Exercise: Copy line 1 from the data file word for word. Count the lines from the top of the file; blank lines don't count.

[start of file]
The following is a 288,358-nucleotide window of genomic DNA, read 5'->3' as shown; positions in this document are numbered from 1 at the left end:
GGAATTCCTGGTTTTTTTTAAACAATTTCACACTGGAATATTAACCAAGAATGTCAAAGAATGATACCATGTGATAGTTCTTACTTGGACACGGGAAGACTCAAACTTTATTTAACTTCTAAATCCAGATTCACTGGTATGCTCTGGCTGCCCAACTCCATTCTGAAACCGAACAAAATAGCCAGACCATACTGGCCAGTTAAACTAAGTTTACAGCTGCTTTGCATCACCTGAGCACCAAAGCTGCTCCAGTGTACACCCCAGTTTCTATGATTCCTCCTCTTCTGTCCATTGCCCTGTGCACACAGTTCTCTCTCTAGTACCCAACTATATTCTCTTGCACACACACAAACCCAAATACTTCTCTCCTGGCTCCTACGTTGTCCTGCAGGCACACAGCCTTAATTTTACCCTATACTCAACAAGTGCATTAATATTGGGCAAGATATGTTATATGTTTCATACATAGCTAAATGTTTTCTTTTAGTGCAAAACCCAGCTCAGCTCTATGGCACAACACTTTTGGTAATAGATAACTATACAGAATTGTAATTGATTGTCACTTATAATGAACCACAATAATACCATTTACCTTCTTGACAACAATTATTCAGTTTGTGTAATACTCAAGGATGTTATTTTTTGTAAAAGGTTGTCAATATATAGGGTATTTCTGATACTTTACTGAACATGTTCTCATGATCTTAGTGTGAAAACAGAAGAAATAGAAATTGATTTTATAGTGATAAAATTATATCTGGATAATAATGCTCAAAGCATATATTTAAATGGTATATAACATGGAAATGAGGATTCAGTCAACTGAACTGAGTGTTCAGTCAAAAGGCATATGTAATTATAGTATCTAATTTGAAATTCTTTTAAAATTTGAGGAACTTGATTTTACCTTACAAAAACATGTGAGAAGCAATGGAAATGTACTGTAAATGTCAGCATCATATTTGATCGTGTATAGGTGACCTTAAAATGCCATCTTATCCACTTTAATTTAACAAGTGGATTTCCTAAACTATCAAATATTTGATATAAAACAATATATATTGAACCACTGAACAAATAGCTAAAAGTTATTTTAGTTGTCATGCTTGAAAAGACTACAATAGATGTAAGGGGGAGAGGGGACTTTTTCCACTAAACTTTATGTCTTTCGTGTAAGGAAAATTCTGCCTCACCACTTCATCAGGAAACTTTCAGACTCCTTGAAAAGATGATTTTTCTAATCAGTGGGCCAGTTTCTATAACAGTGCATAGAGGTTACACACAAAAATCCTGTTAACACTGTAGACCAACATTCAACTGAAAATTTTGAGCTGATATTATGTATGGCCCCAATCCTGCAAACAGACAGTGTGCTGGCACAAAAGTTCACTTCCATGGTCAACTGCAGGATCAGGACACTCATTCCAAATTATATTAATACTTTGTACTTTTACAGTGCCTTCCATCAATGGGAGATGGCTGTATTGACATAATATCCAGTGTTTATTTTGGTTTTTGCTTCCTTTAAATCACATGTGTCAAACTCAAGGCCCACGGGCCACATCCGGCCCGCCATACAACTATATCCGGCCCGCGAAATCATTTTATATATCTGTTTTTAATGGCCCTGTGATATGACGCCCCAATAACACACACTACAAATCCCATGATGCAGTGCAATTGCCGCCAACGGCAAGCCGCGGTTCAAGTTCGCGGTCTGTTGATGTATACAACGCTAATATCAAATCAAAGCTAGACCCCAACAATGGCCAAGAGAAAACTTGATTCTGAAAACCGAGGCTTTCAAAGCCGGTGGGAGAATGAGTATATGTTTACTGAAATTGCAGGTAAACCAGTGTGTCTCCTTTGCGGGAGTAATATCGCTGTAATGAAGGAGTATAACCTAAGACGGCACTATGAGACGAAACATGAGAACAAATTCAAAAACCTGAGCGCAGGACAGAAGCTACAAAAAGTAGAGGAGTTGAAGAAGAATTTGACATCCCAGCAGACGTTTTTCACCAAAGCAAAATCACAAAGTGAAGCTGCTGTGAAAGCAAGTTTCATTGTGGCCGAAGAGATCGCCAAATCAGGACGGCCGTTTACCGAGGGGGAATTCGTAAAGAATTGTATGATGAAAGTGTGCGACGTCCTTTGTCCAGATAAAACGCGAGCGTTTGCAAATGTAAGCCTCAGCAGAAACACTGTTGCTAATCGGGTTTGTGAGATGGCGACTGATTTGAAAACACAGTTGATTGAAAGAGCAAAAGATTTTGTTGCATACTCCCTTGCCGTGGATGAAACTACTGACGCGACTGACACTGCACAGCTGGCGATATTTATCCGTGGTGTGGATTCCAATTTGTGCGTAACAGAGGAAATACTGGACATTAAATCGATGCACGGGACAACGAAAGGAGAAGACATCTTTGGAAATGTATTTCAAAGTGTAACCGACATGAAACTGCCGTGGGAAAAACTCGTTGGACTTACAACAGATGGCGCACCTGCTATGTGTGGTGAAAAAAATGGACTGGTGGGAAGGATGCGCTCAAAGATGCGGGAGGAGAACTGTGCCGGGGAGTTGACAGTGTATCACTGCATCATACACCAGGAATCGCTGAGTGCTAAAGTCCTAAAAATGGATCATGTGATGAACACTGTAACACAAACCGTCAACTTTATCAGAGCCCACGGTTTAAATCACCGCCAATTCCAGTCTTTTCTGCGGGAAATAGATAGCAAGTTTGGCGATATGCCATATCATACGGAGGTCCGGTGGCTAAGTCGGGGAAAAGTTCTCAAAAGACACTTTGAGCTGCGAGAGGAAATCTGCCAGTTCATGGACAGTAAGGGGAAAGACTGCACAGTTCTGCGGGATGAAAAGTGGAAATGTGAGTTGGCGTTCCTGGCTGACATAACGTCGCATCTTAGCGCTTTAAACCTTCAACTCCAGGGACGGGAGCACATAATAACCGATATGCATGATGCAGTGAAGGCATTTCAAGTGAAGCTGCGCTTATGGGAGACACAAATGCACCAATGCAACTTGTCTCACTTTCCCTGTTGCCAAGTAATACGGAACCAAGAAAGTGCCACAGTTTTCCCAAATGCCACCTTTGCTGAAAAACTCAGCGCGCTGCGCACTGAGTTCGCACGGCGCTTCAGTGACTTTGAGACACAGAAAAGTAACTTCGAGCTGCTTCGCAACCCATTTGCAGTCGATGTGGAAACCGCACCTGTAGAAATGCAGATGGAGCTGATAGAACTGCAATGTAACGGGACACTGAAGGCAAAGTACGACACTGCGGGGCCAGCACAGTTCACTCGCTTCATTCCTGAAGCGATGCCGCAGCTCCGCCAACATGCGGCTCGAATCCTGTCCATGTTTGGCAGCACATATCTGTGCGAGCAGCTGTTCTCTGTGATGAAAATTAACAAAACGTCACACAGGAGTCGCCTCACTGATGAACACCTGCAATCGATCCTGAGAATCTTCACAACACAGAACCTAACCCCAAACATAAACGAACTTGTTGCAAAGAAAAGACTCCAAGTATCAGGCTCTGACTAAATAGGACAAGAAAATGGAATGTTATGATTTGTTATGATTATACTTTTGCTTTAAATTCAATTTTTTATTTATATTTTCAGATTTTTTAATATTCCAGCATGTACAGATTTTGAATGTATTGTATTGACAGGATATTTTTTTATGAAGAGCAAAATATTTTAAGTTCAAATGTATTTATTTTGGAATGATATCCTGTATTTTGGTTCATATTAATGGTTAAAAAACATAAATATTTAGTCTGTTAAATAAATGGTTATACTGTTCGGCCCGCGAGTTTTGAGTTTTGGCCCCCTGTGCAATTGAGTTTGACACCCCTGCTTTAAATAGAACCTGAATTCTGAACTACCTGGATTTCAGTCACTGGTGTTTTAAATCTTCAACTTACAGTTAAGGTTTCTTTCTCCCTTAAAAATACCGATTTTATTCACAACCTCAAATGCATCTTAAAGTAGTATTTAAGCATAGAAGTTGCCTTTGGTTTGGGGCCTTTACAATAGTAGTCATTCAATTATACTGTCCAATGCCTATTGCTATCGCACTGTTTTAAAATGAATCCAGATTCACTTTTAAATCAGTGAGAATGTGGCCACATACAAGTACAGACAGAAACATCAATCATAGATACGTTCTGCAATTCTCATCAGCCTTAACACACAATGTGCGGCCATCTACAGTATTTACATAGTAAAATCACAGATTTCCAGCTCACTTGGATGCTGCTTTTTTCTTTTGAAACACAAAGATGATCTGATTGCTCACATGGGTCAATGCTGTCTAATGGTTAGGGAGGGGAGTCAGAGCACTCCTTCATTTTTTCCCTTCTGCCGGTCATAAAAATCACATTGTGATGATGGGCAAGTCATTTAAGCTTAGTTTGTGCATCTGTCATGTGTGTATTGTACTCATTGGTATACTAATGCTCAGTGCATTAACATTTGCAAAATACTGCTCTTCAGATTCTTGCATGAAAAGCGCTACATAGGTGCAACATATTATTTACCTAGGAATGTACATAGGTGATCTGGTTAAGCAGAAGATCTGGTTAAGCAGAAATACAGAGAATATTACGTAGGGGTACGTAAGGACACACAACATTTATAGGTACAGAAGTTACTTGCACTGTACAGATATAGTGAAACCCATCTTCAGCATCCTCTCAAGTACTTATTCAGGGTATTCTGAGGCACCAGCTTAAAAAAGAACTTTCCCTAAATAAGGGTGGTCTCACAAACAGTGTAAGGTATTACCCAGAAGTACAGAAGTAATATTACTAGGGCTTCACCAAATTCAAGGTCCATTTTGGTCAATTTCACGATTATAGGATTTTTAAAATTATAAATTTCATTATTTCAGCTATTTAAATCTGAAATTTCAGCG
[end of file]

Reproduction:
The following is a 288,358-nucleotide window of genomic DNA, read 5'->3' as shown; positions in this document are numbered from 1 at the left end: